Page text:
Categories: Girls, Life, Relationships, Sex, Thoughts

The Little Things

Exercising Demons

For too long
I have cared
How you feel
How you think

Always at my shoulder
Always in the corner
Always lingering
In the back of my mind

For too long
I thought we’re close
I cannot delude
Myself any more

But from now
I will break free
From the chains
I’ve set on me

So I can feel
Well again
I can feel
Liked again

So I don’t
Look over
My shoulder
For you

The Room and the Book

A white room;
A white floor
A white ceiling
White walls

How big,
Or small
No way
To say

The room is empty
Save for a chair
And a table
And a book

In the chair, I sit
For the book, I reach
A blank, white cover
Except ‘My Life’, in black

Tentitivly
I open it.
I stare at it.
All there is

Is a blank page

My First Funeral

Just over a week ago I attended my first funeral. It was for my step-grandfather who died only a week or so before his 90th birthday. Everybody was saying how they thought he would at least hold out until then. He had been in hospital for several weeks, after a heart attack of sorts. He had been living a very sedate lifestyle, shall we say, for the last few years, hardly ever leaving the house, but he was ok, health-wise. It was somewhat of a shock, and to be honest I thought he would recover. But my mum (of whom he was stepfather) said that when she visited him (I could not bear to go myself), he seemed resigned to death and accepted it willingly. Even up to when I heard that he had passed away, I still thought he would have made it. But it was clear that he felt his time was up.

The funeral was not perfect, the priest reading slightly the wrong part of the Gospel, and not doing a proper sermon, but apart from that it was okay. I volunteered to do the first reading, but during the first hymn, just before the reading, I started crying. I must admit that I was not very close to him, but still I was very upset. I regretted not visiting him in hospital, not being able to say goodbye. I am crying a bit as I am typing this, even. Luckily, I managed to compose myself by the time I had to do it. Throughout the day everybody kept saying that I read beautifully, which was nice. When my nan said it to me, I could see she was welling up a bit, and that made me feel even more sad.

After the church service we went to the crematorium, as he was going to be cremated. It was surprisingly short, taking only a few minutes, which made it seem almost trivial, like a conveyor belt. Luckily, my cousin, who is a great singer and guitar player, sung and played his favorite song, The Fields of Athenry. He was not Irish, but my nan and mum is, and when he married my nan he apparently really got into Irish culture, even becoming a Knight of an Irish order, of which the name escapes me. My nan told a funny anecdote about it, saying about how he got up on a stage, at a party with the Irish side of the family, and sang the song, and my nan’s brother turned to her and said “look at that, an Englishman going up to sing the Fields of Athenry, and me sitting here can’t sing a note!” When my cousin played that, it got a lot of people crying, especially me, my mum and one of my aunties. My sister even started crying, and later said to my mum that it was my crying that set her off. I had composed myself after the song was over, but almost burst back into tears again when I saw everyone else still crying.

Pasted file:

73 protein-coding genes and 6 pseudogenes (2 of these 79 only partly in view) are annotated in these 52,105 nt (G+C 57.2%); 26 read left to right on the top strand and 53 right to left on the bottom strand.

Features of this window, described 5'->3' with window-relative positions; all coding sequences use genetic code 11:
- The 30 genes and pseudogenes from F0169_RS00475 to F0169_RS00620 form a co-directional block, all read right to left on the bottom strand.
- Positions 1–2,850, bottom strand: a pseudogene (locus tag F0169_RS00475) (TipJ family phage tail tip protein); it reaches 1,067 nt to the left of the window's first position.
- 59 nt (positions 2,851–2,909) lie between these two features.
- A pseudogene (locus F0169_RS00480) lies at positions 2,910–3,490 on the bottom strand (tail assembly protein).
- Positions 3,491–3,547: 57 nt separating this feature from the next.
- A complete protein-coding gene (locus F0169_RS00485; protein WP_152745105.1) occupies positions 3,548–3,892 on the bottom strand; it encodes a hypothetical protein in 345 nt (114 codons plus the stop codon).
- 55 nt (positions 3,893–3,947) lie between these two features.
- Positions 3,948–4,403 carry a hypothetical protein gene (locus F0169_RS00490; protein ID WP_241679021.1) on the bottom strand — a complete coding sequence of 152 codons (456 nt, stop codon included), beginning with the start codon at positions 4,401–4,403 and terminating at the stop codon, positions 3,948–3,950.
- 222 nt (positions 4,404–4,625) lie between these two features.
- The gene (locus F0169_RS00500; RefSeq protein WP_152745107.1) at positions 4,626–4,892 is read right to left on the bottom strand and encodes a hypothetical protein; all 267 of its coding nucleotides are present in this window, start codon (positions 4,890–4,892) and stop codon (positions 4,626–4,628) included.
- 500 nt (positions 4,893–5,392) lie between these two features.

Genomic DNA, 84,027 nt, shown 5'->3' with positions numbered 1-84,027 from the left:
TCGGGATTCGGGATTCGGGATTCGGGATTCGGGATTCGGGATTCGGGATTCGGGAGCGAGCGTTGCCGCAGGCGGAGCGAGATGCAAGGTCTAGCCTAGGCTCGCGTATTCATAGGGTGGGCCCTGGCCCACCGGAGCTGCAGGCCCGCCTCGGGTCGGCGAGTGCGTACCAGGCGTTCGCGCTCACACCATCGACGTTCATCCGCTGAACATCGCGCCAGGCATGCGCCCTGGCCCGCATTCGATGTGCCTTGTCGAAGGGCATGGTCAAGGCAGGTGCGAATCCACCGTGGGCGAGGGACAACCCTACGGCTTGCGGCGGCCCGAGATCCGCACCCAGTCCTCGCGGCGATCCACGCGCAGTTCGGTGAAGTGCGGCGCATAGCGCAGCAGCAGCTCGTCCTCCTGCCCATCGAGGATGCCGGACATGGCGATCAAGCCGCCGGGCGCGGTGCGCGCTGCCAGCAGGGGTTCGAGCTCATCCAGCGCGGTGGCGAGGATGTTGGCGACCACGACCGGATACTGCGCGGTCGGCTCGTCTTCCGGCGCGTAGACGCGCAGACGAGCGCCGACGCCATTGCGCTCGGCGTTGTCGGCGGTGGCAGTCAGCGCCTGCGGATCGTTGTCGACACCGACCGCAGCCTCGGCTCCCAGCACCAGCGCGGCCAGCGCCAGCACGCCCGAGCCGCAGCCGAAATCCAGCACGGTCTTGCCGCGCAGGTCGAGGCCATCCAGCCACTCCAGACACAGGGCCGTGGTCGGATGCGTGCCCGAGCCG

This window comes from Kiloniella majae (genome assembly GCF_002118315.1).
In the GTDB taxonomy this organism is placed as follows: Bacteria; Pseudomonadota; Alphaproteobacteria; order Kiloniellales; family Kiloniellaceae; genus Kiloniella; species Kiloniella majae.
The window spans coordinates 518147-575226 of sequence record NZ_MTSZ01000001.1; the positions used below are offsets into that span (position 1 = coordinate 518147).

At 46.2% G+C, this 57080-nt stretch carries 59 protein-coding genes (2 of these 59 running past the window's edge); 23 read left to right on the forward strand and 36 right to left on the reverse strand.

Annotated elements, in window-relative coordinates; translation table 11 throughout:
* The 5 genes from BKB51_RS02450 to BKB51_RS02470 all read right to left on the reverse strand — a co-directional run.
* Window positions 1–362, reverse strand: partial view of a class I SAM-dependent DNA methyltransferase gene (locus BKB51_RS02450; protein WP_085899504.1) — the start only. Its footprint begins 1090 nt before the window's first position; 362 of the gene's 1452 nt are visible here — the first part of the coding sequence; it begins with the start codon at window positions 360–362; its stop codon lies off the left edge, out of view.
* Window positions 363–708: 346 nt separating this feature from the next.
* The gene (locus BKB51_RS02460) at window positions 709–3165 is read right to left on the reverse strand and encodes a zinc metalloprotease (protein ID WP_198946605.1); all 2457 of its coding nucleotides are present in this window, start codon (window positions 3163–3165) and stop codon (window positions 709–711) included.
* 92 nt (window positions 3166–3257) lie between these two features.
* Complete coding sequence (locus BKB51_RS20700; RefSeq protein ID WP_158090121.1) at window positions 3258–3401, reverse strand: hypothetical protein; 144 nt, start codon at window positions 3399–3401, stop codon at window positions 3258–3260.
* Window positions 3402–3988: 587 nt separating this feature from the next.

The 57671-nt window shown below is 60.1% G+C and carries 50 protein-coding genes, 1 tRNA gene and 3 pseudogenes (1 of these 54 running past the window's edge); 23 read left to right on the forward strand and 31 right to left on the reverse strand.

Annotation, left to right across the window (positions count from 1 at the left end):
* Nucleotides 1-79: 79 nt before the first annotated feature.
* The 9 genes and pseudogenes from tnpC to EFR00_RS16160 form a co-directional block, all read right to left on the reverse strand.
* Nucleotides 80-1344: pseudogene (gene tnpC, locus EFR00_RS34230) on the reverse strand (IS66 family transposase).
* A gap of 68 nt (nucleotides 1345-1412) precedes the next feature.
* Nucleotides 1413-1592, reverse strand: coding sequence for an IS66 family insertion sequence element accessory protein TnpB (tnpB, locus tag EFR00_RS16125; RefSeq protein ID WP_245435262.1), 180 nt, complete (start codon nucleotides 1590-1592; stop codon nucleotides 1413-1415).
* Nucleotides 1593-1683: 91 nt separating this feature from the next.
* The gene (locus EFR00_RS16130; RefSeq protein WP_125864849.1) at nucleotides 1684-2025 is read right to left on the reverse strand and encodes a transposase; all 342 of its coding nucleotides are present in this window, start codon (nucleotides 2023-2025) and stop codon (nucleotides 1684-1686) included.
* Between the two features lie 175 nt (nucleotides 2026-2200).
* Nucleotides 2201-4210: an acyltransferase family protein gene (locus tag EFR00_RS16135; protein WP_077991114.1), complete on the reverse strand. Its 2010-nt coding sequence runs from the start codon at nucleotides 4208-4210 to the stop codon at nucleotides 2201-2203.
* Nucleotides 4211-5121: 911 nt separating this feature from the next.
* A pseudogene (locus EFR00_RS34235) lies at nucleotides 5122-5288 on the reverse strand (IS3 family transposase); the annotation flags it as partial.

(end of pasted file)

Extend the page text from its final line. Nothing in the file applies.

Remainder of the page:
Lastly, a bit of background on my step-grandfather. He served in India when it was part of the British Empire and served in the RAF in WWII, both of which he used to tell stories about (also, he is mentioned in this article on the BBC History site). He was also a Conservative councillor in Wolverhampton, where he was originally from. Apart from those things, I do not know what he did. Certainly, he was a nice man was proud of his past, his links to England and Ireland. He deserved to at least reach his 90th birthday, I think, but after the stroke, he’d had enough, and that’s fair enough.

Certainly, it is an experience I will never forget. I kept the leaflet from the service to keep as a momento.
RIP John. We will all miss you.